On the far side of the channel, that’s Dace.
Here’s what has come forth from Balder‘s belly, a bit of the Atacama Desert on the KVK. Huge tractors load the trucks that come to a highway department near you today.
This 246′ arm, reaching nearly to Richmond Terrace, offloads at the relatively slow rate of 8oo tons per hour.
And here’s the hold just emptied, one hold of five. Notice the ladders and the tracks at the base of the hold.
Click here to see the unloading machinery in action.
Here’s what gets even the last pound making up the nearly 50,000-ton payload onto the salt dock.
All fotos by Will Van Dorp. Thanks to Brian DeForest of Atlantic Salt and the Balder crew for the tour.
I could have called this a “scale” post, but I wanted to keep the thread. The next two fotos were taken over a hundred years ago; I used them back in 1989 in a now out-of-print book called Incomplete Journeys. It was about shipwrecks in or near the mouth of the Merrimack River in Massachusetts. The fotos show not salt but sand being loaded onto a schooner. The vessel would be run onto the “sand pile” bank at high tide, loaded, and then floated off the next high tide.
These ships were called sand droghers there, although that usage doesn’t seem very widespread. But I digress.
Let’s return to Port Newark, United Challenger, and salt.
61,000 tons of salt arrived on this ship.
Two men in cranes emptied the ship in about five days.
That involved an additional eight men driving trucks to the mountain.
Time lapse photography might be fun.
Notice the spiral staircase into the hold. Also, this hatch is midships; the bridge is quite a distance away.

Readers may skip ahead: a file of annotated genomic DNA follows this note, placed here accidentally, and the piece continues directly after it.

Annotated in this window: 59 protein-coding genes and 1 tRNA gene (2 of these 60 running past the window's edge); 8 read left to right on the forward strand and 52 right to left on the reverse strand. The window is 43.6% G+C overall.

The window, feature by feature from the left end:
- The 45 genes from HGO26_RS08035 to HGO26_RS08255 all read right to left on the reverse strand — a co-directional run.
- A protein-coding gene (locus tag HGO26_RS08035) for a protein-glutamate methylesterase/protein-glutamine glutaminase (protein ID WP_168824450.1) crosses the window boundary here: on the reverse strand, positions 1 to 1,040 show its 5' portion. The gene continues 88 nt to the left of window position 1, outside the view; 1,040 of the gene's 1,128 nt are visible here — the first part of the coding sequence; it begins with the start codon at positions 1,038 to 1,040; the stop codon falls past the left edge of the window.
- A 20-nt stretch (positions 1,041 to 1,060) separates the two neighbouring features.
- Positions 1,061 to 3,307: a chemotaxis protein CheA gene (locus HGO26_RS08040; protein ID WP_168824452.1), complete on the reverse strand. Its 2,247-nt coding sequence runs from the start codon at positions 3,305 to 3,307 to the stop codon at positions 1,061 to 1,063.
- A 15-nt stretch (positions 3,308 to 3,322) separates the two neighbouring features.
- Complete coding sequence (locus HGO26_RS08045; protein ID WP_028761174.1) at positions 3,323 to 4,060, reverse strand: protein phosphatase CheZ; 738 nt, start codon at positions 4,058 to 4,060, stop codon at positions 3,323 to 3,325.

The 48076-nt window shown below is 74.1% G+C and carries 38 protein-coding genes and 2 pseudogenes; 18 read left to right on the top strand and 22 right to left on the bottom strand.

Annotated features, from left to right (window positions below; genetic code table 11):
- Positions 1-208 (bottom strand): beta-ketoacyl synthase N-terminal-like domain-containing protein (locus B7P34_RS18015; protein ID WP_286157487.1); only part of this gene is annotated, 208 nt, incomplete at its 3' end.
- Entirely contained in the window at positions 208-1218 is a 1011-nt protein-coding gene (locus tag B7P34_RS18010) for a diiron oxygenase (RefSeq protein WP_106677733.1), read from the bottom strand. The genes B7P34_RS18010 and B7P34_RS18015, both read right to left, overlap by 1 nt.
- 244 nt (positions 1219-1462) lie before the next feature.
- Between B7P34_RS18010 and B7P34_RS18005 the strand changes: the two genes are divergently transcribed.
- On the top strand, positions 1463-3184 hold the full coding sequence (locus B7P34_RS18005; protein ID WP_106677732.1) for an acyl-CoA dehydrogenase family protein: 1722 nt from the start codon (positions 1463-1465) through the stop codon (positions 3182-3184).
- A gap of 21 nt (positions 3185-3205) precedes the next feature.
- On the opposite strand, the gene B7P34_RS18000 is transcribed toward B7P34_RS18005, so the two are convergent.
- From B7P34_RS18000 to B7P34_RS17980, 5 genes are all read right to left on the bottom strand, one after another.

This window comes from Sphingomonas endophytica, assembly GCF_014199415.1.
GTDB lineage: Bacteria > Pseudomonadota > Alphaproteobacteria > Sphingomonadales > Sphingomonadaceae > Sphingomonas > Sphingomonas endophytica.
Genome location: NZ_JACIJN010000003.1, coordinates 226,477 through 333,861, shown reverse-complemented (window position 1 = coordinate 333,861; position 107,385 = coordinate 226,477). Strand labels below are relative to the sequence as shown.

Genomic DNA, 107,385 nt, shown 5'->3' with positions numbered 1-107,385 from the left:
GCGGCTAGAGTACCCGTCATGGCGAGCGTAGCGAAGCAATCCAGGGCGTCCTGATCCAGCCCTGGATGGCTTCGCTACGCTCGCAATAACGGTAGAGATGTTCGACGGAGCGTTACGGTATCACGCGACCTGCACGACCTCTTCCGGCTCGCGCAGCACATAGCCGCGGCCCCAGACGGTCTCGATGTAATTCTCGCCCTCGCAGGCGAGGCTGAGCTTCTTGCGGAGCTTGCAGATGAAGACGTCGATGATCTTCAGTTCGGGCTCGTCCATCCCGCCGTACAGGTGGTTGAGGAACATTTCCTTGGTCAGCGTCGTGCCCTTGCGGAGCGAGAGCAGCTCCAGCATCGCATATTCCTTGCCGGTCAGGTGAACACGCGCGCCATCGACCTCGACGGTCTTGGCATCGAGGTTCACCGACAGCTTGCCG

Double click to enlarge (most fotos) this foto and just to the left of the Newark Bay Bridge, you’ll see WTC1.
This is taken from just forward of the first hatch, counting from the bow.
This is the bridge view.
This parting shot is from the starboard bridge wing.
Safe driving on icy roads.
All fotos (except the first two, of course) by Will Van Dorp. Many thanks to Brian DeForest of Atlantic Salt.
It’s appropriate that this was Salt 6. You’ll understand as you go through this post and the next one.
Just like it’s appropriate that this Cat is prowling.
Wonder what’s the relationship between this dark shape arriving and safe driving and even on safe walking on streets in the lit-up Manhattan in the distance?
Balder is in port with almost 50,000 tons of crystals from the deserts of Chile aka road . . .
. . . salt.
She drifts in silently and crews make her fast.
Can you imagine doing this in a February or any other cold month sixth boro?
Well . . . it happens
again and again, ship after ship, with utmost concern for safety.
Balder (2002) features a self-unloading system.
Once all lines are secured along with customs check and other paperwork, partial crew change . . .
While some of the city sleeps, Balder’s arm stretches forth and the Cats get to work.
All fotos by Will Van Dorp, who is very appreciative for Atlantic Salt terminal manager Brian DeForest’s permission to be in the yard.